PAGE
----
Whenever I’m talking about having children or being a parent in any kind of philosophical way, I will always inevitably reach for the phrase “We all have our own crosses to bear.” And what I mean by that is that being a parent is incredibly difficult for all of us, but in our own distinct ways.
One of the things I find most tiresome about having children is the social aspect – but specifically that thing when your child really likes another child and you reckon the feeling is vaguely mutual, but you have to deal with a parent who is either totally disorganised or doesn’t like you, or doesn’t want the children to play together, or knows that its child isn’t into your child but can’t find the balls to tell you, or over-schedules the child so it is next available in 9 weeks’ time for 35 minutes only or just hates playdates but won’t say.
So I get the nagging from the child for a playdate, contact the parent, wait, wait, wait, then either get a knock back or worse, a knock-back without suggestions for other dates (translation: “this is never going to happen, bitch“) or, worse – just nothing.
“So when is X coming round to play?” says my tiny, hopeful, innocent child. And I have to fudge it or try harder with the bloody parent or make excuses or whatever.
It’s almost worse if I am eventually successful, because as soon as the child has gone home, mine says “When is X coming to play again,” and the thought of having to go through the whole ghastly rigmarole all over again makes me very badly want to flee to a dark room for an hour.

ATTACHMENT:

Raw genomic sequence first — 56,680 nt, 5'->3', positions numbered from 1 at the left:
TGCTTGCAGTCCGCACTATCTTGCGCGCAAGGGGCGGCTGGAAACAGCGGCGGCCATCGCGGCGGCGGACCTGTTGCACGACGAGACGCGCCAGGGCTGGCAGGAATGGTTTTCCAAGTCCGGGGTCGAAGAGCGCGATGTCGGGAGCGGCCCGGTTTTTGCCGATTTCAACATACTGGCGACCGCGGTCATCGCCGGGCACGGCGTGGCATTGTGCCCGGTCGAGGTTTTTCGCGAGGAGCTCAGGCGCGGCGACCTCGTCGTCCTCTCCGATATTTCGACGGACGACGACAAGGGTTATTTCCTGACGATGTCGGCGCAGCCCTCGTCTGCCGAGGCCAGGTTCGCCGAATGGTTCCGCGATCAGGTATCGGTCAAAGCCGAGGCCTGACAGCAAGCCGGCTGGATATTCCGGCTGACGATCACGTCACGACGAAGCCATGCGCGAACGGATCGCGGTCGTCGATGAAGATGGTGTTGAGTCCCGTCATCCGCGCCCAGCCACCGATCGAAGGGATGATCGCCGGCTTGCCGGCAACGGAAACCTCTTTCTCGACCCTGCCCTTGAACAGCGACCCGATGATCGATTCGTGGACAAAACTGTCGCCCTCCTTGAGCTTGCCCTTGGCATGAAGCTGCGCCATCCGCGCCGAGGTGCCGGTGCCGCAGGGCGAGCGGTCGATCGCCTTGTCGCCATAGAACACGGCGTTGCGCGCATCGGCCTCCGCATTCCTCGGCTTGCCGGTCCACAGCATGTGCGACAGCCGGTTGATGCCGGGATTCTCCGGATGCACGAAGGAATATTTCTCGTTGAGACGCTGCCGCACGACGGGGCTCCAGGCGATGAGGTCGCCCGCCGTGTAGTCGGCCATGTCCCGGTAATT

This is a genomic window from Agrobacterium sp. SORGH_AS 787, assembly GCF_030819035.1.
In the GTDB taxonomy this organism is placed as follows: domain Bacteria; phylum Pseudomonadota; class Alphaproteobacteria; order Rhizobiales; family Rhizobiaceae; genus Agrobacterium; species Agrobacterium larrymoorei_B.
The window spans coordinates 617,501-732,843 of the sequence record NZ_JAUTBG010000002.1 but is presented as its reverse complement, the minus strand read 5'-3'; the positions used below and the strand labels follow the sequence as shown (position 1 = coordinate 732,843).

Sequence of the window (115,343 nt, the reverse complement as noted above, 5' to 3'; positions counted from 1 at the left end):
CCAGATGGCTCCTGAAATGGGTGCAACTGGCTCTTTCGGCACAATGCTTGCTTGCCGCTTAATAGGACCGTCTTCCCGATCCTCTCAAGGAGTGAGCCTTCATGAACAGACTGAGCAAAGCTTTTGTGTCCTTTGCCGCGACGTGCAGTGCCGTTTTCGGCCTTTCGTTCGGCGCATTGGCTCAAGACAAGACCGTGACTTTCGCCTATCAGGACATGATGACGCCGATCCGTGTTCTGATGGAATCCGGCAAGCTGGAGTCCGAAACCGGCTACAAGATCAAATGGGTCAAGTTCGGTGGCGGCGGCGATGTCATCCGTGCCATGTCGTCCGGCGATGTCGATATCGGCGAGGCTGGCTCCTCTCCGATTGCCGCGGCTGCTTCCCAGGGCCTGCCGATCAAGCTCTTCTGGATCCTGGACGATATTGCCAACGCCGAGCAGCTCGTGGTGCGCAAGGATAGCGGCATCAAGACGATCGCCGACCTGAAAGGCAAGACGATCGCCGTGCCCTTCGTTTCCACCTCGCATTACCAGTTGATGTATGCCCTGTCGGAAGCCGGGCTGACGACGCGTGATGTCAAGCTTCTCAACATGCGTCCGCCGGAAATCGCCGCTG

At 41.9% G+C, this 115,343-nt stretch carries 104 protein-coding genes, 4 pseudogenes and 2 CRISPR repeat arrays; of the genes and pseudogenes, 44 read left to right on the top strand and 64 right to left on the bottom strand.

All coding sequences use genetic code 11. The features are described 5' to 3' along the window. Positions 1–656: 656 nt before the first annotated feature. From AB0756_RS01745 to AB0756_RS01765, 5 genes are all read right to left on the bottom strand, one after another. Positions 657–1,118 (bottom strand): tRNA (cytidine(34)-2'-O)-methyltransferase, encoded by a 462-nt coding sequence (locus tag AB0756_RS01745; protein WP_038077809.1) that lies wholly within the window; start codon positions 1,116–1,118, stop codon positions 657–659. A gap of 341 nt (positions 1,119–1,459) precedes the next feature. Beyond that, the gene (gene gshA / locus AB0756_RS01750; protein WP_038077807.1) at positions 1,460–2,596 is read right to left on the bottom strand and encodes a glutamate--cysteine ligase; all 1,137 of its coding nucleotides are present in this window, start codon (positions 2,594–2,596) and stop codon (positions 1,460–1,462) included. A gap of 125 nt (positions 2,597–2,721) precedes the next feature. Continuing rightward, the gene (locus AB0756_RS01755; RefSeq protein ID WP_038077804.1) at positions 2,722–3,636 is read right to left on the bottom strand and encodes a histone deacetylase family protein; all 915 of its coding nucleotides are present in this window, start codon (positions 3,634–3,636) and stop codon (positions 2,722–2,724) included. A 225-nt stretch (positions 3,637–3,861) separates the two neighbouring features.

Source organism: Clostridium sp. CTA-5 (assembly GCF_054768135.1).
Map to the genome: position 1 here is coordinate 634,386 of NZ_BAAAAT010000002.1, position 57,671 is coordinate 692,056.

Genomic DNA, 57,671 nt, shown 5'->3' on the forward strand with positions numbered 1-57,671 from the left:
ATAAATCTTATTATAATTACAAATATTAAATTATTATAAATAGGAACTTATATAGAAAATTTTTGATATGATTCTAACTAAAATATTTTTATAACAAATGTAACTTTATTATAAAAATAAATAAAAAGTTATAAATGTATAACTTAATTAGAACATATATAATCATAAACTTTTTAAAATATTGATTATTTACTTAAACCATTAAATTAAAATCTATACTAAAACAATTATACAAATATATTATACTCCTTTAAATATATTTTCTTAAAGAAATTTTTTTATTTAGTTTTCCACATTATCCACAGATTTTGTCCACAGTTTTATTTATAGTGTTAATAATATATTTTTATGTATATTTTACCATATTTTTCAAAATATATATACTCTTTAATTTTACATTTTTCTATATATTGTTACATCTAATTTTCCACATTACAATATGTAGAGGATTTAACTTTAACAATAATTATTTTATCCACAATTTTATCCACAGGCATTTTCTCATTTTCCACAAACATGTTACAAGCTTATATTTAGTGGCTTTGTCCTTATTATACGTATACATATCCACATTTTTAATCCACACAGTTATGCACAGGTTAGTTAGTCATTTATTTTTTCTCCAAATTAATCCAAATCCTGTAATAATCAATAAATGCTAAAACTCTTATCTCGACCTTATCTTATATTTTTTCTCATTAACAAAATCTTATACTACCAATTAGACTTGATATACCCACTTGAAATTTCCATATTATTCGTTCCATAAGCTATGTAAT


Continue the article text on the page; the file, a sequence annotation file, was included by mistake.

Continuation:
A very small silver lining about that whole manner of situation is that eventually you reach a point where your child gives up and moves on from the obsession and you can gratefully drop the whole toxic mess. And the massive relief doesn’t make the whole thing remotely worth it, as it is so stressful and emotional and frustrating and sad. But it is a very small, 2% upside. A bit like the good thing about having a nightmare being waking-up and realising that it was only a nightmare.
That’s happened to me a few times recently, and it’s just so lovely to strike those people from your consciousness. It’s like waking up after three weeks of cold, wet rain to a gorgeous sunny day.
It’s so magical to be able to say “Okay, forget it”, to allow yourself to stop going round and round in your head wondering why the hell they can’t just bung their kid round yours for two hours? I can’t say I didn’t try with these people. I tried and tried and got nothing back.
I’m thinking about this now because I passed a mother on the street the other day who was just the type of person I’m talking about. She’s not a bad person, I don’t hate her, but I tried and tried so hard because she was local and one of my children liked her child. But the whole relationship was like heaving a massive sack of misshapen concrete objects up a really slippery muddy hill in the rain.
But then, thank god, my child lost interest. And so I could let go.
So the other day when I saw her (no, she doesn’t read The Spike), instead of stopping and doing that torturous “Hi how are you? How are they? How was your holiday?” like-me, like-me, like-me bullshit I just lifted a hand, smiled and went “Hey!” and moved swiftly on – into the distance, into the light, into the rest of my life.